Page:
by Angela Priestley, editor of The Power Index|
Aug 18, 2011 1:10PM |EMAIL|PRINT
The man responsible for ending the possibility of Bob Katter abbreviating his Katter’s Australian Party name to “Australian Party” is David Doe, a Melbourne-based video-game tester who has been highly active in the video games censorship debate.
And he firmly believes that if you engage in politics, you can single-handedly make an impact on its shape.
“You just have to be political engaged if there’s something you feel strongly about, go and do something about it,” he told The Power Index this morning.
Now, he’s got the proof to show that’s the case — at least when it comes to how political parties can abbreviate their names. Doe’s sole objection to Katter’s party name resulted in the AEC rejecting Katter’s application for the party on the grounds that it is too similar to the name, abbreviation or acronym of the name(s) of other political parties.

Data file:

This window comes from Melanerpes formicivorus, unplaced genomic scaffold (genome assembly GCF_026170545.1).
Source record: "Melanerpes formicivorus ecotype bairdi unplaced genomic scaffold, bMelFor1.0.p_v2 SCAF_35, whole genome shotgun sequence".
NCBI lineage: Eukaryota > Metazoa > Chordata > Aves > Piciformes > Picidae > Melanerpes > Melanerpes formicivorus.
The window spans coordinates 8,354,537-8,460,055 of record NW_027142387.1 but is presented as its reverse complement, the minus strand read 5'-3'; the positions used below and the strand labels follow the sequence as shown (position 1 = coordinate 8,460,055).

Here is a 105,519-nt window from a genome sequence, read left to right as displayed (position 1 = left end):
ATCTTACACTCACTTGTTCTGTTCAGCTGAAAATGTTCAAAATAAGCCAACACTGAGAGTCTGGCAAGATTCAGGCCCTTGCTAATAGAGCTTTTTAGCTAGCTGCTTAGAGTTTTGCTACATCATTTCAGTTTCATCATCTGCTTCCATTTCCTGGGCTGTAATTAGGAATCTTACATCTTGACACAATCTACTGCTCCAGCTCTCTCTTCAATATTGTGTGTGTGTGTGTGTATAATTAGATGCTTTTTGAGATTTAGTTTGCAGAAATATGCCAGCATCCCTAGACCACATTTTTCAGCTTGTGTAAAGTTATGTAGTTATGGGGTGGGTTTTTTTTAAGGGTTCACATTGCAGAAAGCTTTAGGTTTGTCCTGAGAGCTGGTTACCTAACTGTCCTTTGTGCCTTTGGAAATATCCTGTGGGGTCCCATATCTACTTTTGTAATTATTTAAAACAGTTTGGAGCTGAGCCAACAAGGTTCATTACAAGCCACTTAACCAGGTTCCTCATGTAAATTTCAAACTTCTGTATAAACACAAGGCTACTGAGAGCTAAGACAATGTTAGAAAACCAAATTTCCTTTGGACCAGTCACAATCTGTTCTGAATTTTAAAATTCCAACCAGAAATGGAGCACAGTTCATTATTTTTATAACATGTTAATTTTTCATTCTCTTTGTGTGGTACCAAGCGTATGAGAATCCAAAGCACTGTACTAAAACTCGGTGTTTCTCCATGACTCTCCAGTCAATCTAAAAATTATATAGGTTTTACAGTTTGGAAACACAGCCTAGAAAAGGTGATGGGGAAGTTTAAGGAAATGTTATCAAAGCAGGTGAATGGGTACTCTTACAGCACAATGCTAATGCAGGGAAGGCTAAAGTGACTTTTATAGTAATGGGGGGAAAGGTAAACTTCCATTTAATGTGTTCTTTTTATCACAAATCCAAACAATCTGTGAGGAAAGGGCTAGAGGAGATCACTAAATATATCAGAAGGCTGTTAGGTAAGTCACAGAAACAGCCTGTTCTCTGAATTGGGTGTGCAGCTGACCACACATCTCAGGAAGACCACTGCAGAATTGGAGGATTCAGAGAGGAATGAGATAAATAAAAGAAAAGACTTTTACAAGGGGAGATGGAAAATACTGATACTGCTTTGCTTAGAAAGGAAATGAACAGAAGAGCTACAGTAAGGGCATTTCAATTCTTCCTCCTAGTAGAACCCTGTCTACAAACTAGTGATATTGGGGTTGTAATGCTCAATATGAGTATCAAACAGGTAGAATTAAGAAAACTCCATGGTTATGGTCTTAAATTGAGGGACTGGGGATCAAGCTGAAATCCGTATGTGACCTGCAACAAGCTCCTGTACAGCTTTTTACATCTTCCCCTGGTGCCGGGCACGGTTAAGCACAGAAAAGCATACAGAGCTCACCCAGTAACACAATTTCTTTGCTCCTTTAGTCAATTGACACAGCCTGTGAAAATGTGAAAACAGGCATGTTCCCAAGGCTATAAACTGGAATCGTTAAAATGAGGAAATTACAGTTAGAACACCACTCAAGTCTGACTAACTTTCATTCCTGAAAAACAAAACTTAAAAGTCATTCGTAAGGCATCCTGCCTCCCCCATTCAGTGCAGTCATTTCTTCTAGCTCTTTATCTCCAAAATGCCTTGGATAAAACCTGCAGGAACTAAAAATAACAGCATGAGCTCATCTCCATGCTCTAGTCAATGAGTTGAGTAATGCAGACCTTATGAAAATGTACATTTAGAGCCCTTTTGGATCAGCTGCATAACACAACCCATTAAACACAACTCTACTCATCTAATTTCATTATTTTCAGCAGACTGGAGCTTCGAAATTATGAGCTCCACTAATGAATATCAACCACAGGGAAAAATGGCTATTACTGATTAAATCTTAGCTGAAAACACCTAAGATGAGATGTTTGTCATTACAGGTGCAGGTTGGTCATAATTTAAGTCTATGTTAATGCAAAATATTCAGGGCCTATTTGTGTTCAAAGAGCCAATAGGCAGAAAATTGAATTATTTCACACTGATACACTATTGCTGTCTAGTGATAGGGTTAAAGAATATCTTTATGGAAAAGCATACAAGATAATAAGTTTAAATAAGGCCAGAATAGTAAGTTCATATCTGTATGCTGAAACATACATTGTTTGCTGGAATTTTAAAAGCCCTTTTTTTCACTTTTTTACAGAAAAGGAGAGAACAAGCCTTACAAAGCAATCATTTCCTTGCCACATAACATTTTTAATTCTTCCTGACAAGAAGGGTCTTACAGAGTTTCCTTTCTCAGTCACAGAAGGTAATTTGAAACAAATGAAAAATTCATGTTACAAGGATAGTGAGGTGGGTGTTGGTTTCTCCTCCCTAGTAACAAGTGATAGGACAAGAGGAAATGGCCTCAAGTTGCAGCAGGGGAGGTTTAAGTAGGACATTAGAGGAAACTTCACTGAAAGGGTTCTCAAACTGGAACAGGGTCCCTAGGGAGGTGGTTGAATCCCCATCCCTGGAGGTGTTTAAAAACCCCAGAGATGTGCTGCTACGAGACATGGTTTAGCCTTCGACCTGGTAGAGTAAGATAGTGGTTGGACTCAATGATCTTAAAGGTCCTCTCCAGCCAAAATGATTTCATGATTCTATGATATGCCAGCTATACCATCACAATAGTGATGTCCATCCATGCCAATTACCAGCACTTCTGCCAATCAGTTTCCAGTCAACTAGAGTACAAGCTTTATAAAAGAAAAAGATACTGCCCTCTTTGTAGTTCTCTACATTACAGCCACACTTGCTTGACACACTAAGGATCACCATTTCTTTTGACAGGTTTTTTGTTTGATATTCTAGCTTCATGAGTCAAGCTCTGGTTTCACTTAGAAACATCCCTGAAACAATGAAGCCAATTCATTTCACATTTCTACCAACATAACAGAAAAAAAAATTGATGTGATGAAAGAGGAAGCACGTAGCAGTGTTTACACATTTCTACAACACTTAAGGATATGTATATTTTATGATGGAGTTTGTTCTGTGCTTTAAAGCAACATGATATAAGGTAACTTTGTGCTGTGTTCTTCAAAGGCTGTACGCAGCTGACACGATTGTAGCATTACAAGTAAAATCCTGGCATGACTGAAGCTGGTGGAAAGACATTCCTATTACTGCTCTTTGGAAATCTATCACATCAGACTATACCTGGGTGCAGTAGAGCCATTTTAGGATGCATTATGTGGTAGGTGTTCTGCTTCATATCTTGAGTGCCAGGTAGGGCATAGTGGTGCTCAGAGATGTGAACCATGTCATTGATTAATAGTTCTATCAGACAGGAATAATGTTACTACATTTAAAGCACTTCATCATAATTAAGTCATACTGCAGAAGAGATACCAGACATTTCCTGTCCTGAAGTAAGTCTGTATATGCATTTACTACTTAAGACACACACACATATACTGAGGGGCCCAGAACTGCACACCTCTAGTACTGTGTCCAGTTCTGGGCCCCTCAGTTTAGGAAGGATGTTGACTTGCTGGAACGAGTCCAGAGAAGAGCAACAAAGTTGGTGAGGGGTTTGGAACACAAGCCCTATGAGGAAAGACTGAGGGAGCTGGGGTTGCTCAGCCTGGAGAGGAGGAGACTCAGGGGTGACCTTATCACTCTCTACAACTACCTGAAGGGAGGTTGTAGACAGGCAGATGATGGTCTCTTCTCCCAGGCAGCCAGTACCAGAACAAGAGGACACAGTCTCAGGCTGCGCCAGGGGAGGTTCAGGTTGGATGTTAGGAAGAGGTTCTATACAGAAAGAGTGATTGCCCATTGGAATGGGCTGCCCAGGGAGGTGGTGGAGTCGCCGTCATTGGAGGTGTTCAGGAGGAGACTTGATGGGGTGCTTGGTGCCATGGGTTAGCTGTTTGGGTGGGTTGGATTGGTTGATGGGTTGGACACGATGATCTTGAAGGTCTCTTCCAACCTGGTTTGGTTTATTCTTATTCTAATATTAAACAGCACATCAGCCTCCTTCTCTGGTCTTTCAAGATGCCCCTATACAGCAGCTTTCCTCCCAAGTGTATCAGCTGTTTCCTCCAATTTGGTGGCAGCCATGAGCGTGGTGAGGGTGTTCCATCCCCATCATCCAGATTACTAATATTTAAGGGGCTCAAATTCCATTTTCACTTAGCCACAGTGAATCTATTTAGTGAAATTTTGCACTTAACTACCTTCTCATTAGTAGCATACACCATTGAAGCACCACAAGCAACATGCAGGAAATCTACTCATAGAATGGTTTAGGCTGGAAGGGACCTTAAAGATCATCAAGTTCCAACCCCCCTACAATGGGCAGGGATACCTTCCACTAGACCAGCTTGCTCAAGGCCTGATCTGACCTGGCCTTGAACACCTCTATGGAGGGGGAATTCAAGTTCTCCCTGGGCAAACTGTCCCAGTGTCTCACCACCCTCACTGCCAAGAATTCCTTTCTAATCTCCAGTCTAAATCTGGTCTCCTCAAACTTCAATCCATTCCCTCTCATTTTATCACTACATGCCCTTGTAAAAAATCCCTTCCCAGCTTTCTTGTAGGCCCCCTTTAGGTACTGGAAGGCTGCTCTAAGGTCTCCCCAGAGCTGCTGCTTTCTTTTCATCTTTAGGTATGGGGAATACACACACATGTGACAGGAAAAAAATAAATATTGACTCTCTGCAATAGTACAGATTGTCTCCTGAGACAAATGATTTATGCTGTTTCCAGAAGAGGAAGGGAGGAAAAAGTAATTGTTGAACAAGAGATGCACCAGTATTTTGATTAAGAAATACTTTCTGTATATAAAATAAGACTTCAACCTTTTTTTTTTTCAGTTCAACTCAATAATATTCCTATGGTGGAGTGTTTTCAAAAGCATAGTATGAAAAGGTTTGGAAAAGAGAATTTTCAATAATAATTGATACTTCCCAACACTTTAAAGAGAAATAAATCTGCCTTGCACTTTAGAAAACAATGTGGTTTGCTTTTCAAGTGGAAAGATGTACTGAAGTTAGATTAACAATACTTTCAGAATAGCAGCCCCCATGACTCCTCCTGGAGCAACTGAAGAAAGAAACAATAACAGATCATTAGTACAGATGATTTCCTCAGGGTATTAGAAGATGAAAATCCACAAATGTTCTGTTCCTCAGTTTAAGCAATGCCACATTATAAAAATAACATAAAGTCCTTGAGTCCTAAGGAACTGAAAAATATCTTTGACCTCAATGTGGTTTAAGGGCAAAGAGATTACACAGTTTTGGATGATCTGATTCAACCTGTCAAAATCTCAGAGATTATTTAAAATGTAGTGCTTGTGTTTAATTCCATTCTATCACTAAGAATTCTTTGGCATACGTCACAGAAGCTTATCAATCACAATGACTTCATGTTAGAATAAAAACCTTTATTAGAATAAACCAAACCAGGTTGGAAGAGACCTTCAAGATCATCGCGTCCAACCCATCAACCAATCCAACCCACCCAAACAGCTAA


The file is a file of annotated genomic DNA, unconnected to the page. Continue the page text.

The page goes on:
“I thought the use of the term the Australian Party was potentially misleading,” explains Doe. “When somebody might want to vote for the Australian Democrats, or the Australian Labor Party or some other party, they could end up voting for it instead … I’m surprised I was the only objector.”